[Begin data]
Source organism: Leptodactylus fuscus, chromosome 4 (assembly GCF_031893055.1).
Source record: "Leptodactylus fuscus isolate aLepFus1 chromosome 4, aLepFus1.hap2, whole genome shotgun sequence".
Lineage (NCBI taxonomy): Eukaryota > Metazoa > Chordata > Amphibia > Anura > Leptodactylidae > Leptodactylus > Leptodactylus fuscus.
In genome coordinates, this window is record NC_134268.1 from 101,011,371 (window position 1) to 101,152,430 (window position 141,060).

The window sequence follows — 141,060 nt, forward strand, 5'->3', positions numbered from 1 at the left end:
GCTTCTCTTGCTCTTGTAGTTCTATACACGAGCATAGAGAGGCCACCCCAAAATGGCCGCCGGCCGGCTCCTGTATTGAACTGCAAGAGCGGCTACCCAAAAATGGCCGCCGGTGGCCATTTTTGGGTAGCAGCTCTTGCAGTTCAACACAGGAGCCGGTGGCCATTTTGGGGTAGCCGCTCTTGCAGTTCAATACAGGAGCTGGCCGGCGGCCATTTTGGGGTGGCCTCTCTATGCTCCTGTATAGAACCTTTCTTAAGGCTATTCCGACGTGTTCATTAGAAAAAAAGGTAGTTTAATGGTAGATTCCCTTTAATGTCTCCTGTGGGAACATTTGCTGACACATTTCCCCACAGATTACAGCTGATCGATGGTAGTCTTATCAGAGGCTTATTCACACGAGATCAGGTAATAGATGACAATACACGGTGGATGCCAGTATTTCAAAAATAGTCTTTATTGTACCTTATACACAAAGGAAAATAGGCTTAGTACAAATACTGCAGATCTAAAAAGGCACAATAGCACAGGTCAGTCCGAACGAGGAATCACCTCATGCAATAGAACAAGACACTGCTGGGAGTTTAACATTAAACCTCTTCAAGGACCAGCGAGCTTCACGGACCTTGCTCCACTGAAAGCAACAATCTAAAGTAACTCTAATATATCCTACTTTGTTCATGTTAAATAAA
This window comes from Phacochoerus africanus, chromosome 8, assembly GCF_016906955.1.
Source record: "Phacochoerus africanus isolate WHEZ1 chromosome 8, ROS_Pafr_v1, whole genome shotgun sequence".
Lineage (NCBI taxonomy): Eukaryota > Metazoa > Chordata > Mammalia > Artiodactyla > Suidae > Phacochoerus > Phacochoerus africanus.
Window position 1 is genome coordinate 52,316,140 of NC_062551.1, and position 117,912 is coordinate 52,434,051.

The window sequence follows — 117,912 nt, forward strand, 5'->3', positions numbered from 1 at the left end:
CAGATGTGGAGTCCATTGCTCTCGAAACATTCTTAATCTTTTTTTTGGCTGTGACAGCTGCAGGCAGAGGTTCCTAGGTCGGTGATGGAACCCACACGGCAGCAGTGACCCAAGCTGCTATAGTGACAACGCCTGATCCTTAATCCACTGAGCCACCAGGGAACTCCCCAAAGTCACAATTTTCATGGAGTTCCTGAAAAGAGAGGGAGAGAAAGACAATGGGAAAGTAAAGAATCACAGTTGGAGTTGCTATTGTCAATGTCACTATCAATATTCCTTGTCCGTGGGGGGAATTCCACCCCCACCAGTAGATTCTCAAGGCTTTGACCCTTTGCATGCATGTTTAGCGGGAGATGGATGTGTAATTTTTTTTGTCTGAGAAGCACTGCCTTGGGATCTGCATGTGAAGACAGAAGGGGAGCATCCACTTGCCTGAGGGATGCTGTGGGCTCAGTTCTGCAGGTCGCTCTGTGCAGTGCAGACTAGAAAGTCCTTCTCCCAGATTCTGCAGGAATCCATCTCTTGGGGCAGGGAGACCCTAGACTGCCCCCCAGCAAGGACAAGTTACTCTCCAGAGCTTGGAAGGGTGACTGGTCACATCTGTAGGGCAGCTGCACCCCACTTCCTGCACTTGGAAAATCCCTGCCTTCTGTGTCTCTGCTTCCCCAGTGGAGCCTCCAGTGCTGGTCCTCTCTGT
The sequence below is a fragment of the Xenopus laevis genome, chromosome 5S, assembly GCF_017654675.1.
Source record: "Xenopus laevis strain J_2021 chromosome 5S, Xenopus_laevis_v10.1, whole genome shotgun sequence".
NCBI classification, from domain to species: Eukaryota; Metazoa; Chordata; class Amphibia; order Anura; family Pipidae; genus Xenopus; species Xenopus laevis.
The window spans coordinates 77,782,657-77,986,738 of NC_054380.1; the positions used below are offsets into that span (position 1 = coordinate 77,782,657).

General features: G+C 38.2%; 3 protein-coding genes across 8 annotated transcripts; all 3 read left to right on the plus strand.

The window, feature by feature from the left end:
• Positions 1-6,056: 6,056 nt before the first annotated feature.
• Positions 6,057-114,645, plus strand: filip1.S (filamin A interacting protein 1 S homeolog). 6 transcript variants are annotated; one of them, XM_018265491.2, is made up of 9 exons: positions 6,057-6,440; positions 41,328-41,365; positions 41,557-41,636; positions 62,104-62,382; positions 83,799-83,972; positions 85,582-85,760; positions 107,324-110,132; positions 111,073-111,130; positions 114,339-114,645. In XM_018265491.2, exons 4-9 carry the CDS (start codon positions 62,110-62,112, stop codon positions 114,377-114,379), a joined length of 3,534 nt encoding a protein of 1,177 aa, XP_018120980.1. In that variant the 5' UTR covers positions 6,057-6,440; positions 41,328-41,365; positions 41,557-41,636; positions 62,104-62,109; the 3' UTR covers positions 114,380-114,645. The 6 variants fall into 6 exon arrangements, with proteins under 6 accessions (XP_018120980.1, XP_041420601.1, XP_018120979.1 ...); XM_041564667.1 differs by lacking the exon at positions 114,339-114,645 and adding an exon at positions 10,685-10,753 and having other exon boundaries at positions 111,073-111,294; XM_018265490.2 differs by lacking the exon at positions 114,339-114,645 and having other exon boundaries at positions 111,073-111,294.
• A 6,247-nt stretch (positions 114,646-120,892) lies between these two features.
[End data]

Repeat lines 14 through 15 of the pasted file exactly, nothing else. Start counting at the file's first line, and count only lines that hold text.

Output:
Source record: "Xenopus laevis strain J_2021 chromosome 5S, Xenopus_laevis_v10.1, whole genome shotgun sequence".
NCBI classification, from domain to species: Eukaryota; Metazoa; Chordata; class Amphibia; order Anura; family Pipidae; genus Xenopus; species Xenopus laevis.